My sister wandered The Wilds once again. She slept under boughs heavy with blossoms and in hollows of dead trees. She ate wild berries and mushrooms and drank dew from leaves. For days she came across neither creatures nor people. But then a plume of white smoke caught her attention and she hurried towards it, hoping for a roof and warm meal. She came to a cottage. A very lovely cottage with white trim and splashes of bright colors around the frosted windows and pale blue door. A wreath of bright green leaves and colorful flowers adorned the door. The most delightful scent of hearty stew wafted out, and my sister, hungry as she was, could not resist.
Abigail ran back through the kitchens and into the gardens. Her feet took her through the herb gardens, the vegetable gardens, and the stone wall dividing the gardens from the wildly growing undergrowth and thick copse of trees extending as far as her eyes could see. Her heart hammered wildly, her mind refusing to whirl, stalled as it was. She refused to think, refused to hear anything but the sound of her breath reverberating in her head.
Adrian had found her.
It was cold, but she barely registered it, barely saw the gathering gray clouds hovering overhead. Her cloak flapped behind her as she ran, heading straight for the trees. There was one, an old, hardy tree with branches bent at all angles, that she had always loved best. It was there, just to her left, demanding space from all the other trees, dripping in dark green leaves. Like the rest of the copse, it had been blessed by the fae to forever believe it was summer.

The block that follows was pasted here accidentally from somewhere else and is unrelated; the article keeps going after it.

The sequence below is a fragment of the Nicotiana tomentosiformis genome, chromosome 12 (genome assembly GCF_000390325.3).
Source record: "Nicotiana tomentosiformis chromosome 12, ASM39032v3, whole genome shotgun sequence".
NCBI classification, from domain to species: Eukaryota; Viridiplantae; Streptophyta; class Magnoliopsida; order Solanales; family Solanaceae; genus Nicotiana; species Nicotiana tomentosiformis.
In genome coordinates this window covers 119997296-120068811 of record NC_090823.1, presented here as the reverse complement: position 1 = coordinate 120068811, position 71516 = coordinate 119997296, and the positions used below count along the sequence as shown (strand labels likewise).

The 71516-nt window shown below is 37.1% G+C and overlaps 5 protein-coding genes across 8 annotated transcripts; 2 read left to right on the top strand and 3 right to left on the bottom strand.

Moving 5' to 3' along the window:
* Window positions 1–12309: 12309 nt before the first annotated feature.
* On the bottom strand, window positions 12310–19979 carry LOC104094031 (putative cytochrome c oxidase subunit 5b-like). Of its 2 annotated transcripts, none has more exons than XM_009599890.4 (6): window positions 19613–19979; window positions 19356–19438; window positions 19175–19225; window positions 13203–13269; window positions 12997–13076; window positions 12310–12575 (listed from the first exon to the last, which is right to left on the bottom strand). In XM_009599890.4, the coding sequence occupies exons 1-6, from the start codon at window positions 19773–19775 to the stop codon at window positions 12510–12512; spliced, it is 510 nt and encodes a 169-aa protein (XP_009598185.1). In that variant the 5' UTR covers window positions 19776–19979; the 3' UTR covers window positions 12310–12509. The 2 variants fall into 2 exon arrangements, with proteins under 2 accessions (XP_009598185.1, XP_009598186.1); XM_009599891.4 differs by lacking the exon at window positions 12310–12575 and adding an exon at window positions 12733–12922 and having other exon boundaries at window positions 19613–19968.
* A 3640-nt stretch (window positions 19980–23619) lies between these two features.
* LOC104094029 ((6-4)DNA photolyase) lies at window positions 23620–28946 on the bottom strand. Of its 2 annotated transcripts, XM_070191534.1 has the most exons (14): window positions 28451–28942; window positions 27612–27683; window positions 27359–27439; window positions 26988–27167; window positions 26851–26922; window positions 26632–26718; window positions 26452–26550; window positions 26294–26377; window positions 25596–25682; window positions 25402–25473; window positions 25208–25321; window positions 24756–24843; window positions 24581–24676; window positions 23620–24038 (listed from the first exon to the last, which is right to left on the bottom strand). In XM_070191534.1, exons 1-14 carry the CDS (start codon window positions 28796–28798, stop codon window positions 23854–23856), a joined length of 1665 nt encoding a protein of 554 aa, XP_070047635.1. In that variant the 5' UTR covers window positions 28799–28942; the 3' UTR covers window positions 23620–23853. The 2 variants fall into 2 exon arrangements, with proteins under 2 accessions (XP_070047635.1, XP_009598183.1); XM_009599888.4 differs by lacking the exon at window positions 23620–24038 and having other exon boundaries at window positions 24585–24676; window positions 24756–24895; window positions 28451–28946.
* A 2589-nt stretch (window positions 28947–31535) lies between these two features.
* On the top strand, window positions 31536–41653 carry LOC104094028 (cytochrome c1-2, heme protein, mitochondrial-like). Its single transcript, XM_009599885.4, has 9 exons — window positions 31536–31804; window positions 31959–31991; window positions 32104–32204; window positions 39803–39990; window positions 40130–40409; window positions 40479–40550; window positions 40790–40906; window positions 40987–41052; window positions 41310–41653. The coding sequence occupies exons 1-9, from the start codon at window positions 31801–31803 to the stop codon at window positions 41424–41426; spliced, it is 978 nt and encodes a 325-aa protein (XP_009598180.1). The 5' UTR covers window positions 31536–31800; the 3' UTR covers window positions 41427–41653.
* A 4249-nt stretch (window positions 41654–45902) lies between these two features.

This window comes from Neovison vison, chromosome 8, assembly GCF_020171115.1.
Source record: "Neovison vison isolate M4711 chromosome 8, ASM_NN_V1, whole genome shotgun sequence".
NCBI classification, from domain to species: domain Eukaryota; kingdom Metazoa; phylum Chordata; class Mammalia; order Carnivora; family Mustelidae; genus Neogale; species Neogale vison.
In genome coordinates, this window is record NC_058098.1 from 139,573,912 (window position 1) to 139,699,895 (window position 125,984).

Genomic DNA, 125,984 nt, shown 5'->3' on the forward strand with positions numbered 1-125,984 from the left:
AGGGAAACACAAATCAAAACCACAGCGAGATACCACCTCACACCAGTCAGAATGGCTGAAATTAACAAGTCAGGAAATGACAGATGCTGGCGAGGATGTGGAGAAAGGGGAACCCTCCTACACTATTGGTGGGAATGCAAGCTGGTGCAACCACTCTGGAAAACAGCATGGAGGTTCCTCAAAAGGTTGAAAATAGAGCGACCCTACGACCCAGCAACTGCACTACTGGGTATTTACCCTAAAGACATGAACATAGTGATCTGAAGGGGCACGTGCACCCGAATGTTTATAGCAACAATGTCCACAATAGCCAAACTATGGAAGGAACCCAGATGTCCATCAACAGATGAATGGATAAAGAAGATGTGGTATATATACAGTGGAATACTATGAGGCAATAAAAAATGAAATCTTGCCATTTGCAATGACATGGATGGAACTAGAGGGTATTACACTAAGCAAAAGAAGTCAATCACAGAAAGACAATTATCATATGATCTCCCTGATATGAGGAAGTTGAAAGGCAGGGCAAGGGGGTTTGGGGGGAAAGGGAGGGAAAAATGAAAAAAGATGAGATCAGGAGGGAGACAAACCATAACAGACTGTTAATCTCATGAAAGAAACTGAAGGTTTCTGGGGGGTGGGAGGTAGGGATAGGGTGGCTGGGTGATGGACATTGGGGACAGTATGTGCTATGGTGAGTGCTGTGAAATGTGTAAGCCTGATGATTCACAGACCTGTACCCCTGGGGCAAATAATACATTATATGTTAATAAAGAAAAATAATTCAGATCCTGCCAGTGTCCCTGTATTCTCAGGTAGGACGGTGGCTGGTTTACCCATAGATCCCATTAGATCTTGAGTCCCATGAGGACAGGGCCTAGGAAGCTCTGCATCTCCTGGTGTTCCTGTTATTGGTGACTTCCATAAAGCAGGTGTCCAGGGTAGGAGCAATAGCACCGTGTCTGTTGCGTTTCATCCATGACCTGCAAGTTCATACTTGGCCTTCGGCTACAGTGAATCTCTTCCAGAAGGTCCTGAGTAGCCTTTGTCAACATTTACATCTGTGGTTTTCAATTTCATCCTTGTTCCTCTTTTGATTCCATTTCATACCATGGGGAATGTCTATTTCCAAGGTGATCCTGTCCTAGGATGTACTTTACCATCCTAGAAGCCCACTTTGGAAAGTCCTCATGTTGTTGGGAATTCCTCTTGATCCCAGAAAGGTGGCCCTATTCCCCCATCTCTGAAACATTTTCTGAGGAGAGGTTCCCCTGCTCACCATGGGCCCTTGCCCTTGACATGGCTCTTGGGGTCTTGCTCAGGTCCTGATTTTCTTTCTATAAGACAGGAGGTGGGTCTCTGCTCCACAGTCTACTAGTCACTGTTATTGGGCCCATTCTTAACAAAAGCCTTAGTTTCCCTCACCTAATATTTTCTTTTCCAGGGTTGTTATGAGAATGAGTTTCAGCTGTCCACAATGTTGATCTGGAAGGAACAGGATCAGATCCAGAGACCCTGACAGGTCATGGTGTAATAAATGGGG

Abigail grabbed onto a branch, her breath coming heavily, and pulled herself up. Her thin slippers slipped as she hurried as high up as she could. She climbed, her fingers scraping against the rough wood, her palms lashed by disgruntled twigs, her hair collecting leaves as her hood was pushed off her head.
Finally, she had gone as high as she could. She panted heavily for a few moments before clamping a hand over her mouth to quiet her presence. Around her, the copse was silent. A light breeze danced through the trees, rustling branches and leaves. For a copse that thought it was summer, it was still chilly. Abigail wrapped her cloak tightly around herself, huddling close to the trunk as the sunlight slowly faded behind the clouds.
This is a mess, she thought as she tried to shrink into herself. She could hear distant voices calling to her, but no crunches within the copse. If she was lucky, Camille had led them away from it, towards the pastures and the stables.
The hiss coming from around her neck almost startled her out of the tree. With one arm, she latched onto the trunk; with her other hand, she clutched at the sea glass she wore.
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